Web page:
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HDR Photography Tutorial
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Introduction – The Art Of HDR Photography – Part 1
Welcome to the fascinating world of HDR photography. Over the past few years it’s become a new photographic phenomenon, loved by some and despised by others. Since it relies heavily on post-processing it can really be whatever you want it to be. You’re the digital architect – the master of your own photographic universe. You can add color and texture, shading and detail, subtle nuances, or electrified neon madness. It’s your art – your decision, and I wish you a pleasant stroll down the path of creating your own unique vision.
Over the last few years, the term HDR has also been used to describe many different techniques such as, Tone Mapping, Digital Blending, DRI (dynamic range increase), and Luminance Masking. There are quite a few more but If you strip away all these fancy titles and descriptions, they all have the same basic goal: Increasing the dynamic range of a single photo by combining multiple exposures.
Personally, I use a bit of all these techniques combined in something I call Advanced Dynamic Blending. For the sake of teaching, I may call out a specific technique when necessary but I will never tell you that one is better than the other. I have always favored the artist over the tools and I truly believe that no technique can be wrong if it produces beautiful results. Whether it’s a hammer and chisel or a keyboard and stylus – whether it’s chemicals in a darkroom or pixels in photoshop – even if it’s Tone Mapping or Dynamic Blending, we’re all just trying to create something beautiful. So let’s get started.
Now let’s look at some pretty pictures. 😛
Here’s a couple before and after examples of HDR and Dynamic Blending:
What is HDR Photography?
High Dynamic Range Imaging (more often called HDRI or simply, HDR) is a process in which a greater dynamic range of light is captured throughout the lightest and darkest areas of an image. Like I said, there are a lot of different techniques but at the core, HDR Photographs are generally created by shooting multiple photographs using exposure bracketing. After that, they are merged back together into a single HDR image.
A Quick Example:
Have you ever taken a photograph of a beautiful landscape only to be disappointed with a white & blown out sky? It happens all the time and we’ve all been there. Thankfully, something as simple as shooting exposure brackets can help fix that.
What is High Dynamic Range and how is HDR Photography best captured?
Sensors in digital cameras capture much less dynamic range than the human eye. With digital imaging, many software applications have been developed to map the image differently in shadow and in highlight to better distribute the lighting range across the image. These applications overcome the limited dynamic range of a camera sensor by combining multiple exposures of the same scene in order to retain detail in light and dark areas. These exposure brackets are combined together to produce an HDR image.
How is High Dynamic Range Best Captured?
Sensors in digital cameras capture much less dynamic range than the human eye. Many software applications have been developed to to map the image differently in shadow and in highlight to better distribute the lighting across the image. These programs overcome the limited dynamic range of the camera sensor by combining multiple exposures of the same scene in order to maximize detail in light and dark areas. They combine the exposure brackets shot in camera to produce an HDR image.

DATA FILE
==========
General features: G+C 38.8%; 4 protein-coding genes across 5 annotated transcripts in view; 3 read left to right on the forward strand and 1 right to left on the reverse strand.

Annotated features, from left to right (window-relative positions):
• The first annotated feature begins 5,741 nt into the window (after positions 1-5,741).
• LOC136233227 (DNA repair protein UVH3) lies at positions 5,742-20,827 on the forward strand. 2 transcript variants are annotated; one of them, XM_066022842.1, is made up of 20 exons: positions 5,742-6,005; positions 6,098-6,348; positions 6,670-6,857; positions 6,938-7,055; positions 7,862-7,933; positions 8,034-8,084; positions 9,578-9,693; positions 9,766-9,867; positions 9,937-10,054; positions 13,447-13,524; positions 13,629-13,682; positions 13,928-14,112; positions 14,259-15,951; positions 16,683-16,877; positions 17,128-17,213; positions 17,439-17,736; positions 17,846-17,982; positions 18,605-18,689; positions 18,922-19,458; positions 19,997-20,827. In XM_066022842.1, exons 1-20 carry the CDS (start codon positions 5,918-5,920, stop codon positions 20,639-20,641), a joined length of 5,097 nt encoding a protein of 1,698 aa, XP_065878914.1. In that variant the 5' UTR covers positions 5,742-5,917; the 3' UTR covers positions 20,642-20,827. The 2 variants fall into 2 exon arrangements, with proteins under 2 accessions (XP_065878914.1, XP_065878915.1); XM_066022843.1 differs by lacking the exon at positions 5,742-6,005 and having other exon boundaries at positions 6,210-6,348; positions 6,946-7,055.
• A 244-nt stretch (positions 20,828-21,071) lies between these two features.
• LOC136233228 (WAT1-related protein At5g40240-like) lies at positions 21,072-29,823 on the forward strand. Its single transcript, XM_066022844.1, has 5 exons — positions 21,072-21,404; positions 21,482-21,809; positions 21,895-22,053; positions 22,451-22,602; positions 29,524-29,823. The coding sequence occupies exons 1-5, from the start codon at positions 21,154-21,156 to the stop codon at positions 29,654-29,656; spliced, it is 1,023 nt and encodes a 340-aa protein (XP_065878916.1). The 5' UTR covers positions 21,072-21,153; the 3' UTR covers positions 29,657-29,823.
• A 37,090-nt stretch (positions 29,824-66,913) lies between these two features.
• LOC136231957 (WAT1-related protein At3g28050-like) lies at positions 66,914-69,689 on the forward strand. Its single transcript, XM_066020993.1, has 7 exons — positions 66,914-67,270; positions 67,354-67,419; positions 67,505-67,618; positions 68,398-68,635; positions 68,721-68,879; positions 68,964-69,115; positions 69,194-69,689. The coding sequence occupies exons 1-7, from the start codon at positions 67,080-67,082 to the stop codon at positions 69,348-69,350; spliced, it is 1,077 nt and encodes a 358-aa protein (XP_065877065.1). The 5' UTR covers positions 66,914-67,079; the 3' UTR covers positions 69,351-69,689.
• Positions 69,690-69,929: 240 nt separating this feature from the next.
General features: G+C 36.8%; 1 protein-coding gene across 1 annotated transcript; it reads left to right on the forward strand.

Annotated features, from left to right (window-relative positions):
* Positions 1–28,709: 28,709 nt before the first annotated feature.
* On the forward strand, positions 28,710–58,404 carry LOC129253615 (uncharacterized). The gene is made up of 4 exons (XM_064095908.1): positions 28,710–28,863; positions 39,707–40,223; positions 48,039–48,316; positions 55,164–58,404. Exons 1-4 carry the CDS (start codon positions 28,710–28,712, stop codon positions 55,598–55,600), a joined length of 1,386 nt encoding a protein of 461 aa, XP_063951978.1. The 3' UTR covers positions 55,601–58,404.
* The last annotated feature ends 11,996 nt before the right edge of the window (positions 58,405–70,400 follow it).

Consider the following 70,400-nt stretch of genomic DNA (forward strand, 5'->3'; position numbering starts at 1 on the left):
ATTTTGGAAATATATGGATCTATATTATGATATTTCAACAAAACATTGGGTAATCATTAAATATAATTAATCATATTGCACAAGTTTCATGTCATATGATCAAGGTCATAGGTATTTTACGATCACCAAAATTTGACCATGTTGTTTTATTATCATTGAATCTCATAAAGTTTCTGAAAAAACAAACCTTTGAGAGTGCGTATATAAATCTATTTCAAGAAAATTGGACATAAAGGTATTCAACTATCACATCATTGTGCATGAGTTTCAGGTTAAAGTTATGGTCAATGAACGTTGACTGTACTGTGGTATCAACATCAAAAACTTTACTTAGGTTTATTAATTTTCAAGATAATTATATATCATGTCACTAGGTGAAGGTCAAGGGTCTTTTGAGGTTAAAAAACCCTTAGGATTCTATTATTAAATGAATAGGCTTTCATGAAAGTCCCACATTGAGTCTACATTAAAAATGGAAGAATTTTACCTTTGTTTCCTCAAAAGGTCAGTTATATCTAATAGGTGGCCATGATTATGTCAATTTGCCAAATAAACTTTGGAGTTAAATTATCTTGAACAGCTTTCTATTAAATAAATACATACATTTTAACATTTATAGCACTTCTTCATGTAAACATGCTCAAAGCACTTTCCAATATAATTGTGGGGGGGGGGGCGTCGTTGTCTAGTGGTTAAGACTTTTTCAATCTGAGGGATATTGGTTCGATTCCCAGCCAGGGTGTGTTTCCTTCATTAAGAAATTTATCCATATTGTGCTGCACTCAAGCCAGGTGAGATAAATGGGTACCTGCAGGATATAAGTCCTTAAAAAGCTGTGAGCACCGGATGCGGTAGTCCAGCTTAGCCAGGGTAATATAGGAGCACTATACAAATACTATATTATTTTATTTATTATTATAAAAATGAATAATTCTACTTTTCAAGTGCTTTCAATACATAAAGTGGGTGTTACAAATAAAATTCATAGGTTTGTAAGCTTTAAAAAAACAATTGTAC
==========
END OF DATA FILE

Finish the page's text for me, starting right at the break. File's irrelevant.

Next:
Hold on – don’t panic. It’s getting a little technical but that’s OK. These little graphs (histograms) above the images below show the light distribution in the image. Can you see how none of them fully complete the spectrum? That’s where the software comes in – it helps combines that data together for you. Cool right?
How does HDR Photography compare to Traditional Photography?
Well, this really just comes down to preference and mindset. Traditional photographers rely on Neutral Density and ND graduated filters to manipulate the light coming into the camera. They may also use polarizing and warming filters to clean and/or alter the color cast of an image. For the most part, true traditional photographers like to do everything in camera and try to rely little on post-processing.
HDR photographers on the other hand, create the same images by relying on post-processing instead of filters and in camera tricks. They rely more heavily on software than hardware. It’s not any better or worse, it’s just a different approach to achieving the same result.
This isn’t as cut and dry as I make it seem. Many photographers incorporate a wealth of techniques both traditional and not. Personally, I like to blend these two worlds together. It’s really fun to combine techniques from both schools of thought. It’s all about creating the best image we can, right? ^_^
You’re rambling. Could you wrap it up already? Why the heck should I shoot HDR?!
OK, OK, let’s just say that HDR Photography is used to more accurately reproduce an image that resembles what is seen by the human eye. Cool? – OK. HDR techniques allow us to capture all the information in the lightest areas and every bit of the darkest areas of a scene. In some cases, an HDR photograph can capture more emotion and have much more wow factor than a normal photo. Since it captures a closer representation to what we can actually perceive, it has the ability to make some people feel as though they were there – like they can reach out and touch it.
Here are a few of my favorites from around the world.